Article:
Saturday, April 23, 2016

Trials of mindfulness to improve mental health selectively report positive results

Power of positive thinking skews mindfulness studies

Researchers at McGill University in Montreal, Canada, analysed 124 published trials of mindfulness as a mental-health treatment, and found that scientists reported positive findings 60% more often than is statistically likely. 

Friday, April 15, 2016

The growth and decline of cryonics


Cryogenic storage has become known as an alternative to burial. While a substantial fraction of the public finds cryonics acceptable, enrollment remains miniscule. One of the greatest unknowns is whether cryonics companies will be able to operate continuously until reanimation of those in storage becomes possible. Two failure modes are considered; organizational decline and political attack. The cryonics industry has adopted a strategy that implicitly targets atheist millionaires and alienates women. This is a result of neglecting science in its marketing efforts. American cryonics organizations have also incurred an avoidable political risk by refusing to use the funeral industry as a sales channel. Two alternative strategies are suggested that could minimize failure risk by reversing the stagnation of the industry. A “repackaging” of cryonics could accelerate growth and improve services, as well as the political position of the industry. This repackaging includes a restructuring of the channels for funding cryonics. Integration with the mainstream assumes using the funeral industry as a sales channel. While both political experiences and research results have made the need for these developments apparent, pioneers of the industry have resisted them.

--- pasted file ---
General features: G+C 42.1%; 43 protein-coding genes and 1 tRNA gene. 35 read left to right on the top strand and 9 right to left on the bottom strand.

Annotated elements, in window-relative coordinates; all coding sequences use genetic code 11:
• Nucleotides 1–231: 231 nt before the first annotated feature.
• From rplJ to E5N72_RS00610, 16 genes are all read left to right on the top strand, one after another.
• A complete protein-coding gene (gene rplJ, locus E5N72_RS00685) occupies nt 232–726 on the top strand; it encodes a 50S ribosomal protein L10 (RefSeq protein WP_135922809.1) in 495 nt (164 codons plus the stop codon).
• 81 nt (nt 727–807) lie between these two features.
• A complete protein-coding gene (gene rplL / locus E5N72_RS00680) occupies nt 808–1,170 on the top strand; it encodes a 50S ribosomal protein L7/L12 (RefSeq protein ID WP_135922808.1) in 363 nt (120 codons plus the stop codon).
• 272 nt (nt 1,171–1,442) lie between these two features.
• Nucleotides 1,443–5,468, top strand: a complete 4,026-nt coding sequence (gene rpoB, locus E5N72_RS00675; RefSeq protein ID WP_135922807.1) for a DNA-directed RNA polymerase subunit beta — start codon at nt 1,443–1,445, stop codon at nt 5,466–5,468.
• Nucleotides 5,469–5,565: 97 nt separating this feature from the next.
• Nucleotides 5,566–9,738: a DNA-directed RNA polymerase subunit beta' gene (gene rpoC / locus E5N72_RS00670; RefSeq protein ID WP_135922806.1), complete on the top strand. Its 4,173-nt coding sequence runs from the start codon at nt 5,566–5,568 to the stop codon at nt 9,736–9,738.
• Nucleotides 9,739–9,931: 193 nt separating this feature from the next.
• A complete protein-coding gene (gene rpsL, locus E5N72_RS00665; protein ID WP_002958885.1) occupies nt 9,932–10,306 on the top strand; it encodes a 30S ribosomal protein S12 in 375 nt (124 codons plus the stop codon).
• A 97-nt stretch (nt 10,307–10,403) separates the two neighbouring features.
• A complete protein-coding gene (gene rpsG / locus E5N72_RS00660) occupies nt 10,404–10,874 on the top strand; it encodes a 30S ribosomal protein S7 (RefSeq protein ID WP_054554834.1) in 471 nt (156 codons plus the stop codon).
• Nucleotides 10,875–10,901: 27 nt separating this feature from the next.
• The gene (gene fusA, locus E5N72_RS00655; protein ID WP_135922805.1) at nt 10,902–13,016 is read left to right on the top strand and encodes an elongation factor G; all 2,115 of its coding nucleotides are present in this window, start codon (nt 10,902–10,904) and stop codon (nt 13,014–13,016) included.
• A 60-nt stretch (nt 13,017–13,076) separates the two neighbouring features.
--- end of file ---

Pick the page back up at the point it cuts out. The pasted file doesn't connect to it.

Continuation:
Public Interest Statement

The search for a “fountain of youth” has occupied mankind since the beginning of human history. Cryonics (freezing at death) offers one of the latest solutions. Revival with a regenerated body is seen as possible, assuming technology has become sufficiently advanced. However, cryogenic storage must be maintained, probably for hundreds of years. This paper was written to alert cryonicists of the need for greater organizational robustness, if there was to be any hope that this experiment would succeed. Literature on organizational failure and on barriers to enrollment were reviewed. Two strategies for restarting growth were presented. Unfortunately, industry leadership refused to accept that there were problems and even censored earlier versions of this paper. While cryonicists consider themselves to be taking a scientific approach to life extension, this response to criticism suggests religious fanaticism. An analysis of leadership attitudes and behavior indicates that cryonics has become a religion for many.